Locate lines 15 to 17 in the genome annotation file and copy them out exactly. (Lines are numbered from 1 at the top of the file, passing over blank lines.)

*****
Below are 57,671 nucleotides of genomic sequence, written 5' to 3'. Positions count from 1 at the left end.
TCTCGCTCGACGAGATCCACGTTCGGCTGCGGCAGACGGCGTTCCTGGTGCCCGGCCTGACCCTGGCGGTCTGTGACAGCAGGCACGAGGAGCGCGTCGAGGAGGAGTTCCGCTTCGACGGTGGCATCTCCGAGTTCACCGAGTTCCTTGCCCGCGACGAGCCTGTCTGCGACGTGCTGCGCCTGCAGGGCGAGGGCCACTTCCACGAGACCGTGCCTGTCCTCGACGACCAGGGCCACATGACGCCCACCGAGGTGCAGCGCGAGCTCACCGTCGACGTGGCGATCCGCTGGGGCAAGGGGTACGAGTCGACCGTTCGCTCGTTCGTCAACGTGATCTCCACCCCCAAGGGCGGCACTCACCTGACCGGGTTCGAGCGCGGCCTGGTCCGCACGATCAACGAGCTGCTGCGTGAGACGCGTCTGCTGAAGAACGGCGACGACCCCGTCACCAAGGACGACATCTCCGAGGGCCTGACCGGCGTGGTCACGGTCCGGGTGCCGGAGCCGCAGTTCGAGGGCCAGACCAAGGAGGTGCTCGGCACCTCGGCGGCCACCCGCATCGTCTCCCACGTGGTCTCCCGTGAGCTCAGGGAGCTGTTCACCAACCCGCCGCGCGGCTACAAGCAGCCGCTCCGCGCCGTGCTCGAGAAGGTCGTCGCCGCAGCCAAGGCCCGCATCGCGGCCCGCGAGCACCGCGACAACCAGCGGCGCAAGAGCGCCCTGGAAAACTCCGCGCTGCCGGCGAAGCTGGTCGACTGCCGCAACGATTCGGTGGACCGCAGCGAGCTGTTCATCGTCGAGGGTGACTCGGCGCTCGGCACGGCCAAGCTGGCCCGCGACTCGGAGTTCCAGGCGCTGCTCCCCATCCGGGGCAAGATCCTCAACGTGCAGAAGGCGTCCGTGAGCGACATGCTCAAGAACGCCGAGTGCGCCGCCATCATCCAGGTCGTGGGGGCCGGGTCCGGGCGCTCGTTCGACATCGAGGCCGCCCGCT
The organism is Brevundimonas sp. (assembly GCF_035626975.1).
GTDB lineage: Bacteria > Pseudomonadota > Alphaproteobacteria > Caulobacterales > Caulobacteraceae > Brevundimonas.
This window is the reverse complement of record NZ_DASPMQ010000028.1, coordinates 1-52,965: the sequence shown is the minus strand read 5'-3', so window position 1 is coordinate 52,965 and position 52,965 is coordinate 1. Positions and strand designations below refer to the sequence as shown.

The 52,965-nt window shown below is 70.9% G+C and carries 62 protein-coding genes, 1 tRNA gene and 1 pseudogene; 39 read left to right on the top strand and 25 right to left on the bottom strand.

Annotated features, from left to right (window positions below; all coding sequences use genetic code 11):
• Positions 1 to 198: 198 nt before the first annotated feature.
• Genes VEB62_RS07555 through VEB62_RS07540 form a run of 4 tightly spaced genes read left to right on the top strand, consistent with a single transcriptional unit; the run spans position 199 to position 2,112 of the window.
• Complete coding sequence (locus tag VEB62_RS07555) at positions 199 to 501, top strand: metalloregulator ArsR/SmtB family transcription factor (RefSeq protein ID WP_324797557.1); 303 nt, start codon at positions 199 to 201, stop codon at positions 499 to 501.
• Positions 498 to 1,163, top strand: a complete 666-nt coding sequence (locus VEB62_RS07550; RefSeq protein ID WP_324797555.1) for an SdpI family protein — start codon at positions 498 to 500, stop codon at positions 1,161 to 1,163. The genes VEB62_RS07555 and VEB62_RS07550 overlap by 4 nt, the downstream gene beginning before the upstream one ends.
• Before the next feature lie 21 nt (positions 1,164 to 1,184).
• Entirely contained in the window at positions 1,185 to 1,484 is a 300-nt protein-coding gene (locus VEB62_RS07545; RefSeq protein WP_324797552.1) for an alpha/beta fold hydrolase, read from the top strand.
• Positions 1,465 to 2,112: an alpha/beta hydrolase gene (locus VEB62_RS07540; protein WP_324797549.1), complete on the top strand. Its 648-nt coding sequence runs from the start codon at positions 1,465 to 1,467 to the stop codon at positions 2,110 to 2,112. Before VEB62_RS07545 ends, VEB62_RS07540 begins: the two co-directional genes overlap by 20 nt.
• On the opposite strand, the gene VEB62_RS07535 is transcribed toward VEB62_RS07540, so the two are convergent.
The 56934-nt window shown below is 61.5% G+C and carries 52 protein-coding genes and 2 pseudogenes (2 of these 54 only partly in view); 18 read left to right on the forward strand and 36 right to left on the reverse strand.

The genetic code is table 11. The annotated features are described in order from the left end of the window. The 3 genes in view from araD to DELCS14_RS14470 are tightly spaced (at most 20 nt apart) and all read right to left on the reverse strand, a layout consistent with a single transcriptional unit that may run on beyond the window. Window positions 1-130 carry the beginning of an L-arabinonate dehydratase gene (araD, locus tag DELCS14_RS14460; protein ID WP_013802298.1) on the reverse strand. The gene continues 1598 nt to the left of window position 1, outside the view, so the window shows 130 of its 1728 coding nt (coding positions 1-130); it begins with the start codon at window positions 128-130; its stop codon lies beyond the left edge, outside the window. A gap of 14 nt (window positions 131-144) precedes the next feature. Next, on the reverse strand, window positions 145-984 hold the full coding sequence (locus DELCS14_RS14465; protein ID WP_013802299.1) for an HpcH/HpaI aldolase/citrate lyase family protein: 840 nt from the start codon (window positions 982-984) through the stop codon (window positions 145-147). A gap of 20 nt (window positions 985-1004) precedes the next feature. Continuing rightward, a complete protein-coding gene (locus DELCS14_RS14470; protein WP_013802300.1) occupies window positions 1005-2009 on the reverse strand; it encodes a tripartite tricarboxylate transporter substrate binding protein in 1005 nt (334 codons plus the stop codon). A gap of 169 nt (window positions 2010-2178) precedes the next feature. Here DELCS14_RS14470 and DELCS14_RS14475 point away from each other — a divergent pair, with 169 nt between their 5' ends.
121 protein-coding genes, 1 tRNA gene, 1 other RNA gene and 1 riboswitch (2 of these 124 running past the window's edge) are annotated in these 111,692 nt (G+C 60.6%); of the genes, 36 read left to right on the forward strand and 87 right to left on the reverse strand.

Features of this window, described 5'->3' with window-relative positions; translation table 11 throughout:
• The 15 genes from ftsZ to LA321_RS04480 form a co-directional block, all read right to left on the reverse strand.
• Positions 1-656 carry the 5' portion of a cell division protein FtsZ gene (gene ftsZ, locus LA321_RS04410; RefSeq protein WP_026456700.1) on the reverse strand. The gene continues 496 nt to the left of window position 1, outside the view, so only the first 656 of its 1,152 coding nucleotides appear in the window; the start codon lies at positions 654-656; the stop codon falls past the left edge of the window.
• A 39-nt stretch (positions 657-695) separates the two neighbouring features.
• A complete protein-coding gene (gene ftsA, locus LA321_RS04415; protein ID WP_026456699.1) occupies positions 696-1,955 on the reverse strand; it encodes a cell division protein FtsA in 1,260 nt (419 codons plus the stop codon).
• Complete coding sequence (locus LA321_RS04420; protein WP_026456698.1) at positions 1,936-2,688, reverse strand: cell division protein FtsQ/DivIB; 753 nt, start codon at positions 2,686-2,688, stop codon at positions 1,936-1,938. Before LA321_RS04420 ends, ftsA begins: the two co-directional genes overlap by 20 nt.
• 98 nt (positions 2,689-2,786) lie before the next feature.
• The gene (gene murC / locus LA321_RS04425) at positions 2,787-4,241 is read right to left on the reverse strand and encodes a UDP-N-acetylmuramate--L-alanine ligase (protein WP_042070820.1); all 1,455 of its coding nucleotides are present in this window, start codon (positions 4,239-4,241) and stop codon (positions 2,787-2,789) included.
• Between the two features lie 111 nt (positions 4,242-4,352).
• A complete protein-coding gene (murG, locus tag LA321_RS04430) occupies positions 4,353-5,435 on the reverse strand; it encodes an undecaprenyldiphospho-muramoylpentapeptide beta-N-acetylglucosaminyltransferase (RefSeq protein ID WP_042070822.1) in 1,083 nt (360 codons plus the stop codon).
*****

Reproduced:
• On the opposite strand, the gene VEB62_RS07535 is transcribed toward VEB62_RS07540, so the two are convergent.
The 56934-nt window shown below is 61.5% G+C and carries 52 protein-coding genes and 2 pseudogenes (2 of these 54 only partly in view); 18 read left to right on the forward strand and 36 right to left on the reverse strand.

The genetic code is table 11. The annotated features are described in order from the left end of the window. The 3 genes in view from araD to DELCS14_RS14470 are tightly spaced (at most 20 nt apart) and all read right to left on the reverse strand, a layout consistent with a single transcriptional unit that may run on beyond the window. Window positions 1-130 carry the beginning of an L-arabinonate dehydratase gene (araD, locus tag DELCS14_RS14460; protein ID WP_013802298.1) on the reverse strand. The gene continues 1598 nt to the left of window position 1, outside the view, so the window shows 130 of its 1728 coding nt (coding positions 1-130); it begins with the start codon at window positions 128-130; its stop codon lies beyond the left edge, outside the window. A gap of 14 nt (window positions 131-144) precedes the next feature. Next, on the reverse strand, window positions 145-984 hold the full coding sequence (locus DELCS14_RS14465; protein ID WP_013802299.1) for an HpcH/HpaI aldolase/citrate lyase family protein: 840 nt from the start codon (window positions 982-984) through the stop codon (window positions 145-147). A gap of 20 nt (window positions 985-1004) precedes the next feature. Continuing rightward, a complete protein-coding gene (locus DELCS14_RS14470; protein WP_013802300.1) occupies window positions 1005-2009 on the reverse strand; it encodes a tripartite tricarboxylate transporter substrate binding protein in 1005 nt (334 codons plus the stop codon). A gap of 169 nt (window positions 2010-2178) precedes the next feature. Here DELCS14_RS14470 and DELCS14_RS14475 point away from each other — a divergent pair, with 169 nt between their 5' ends.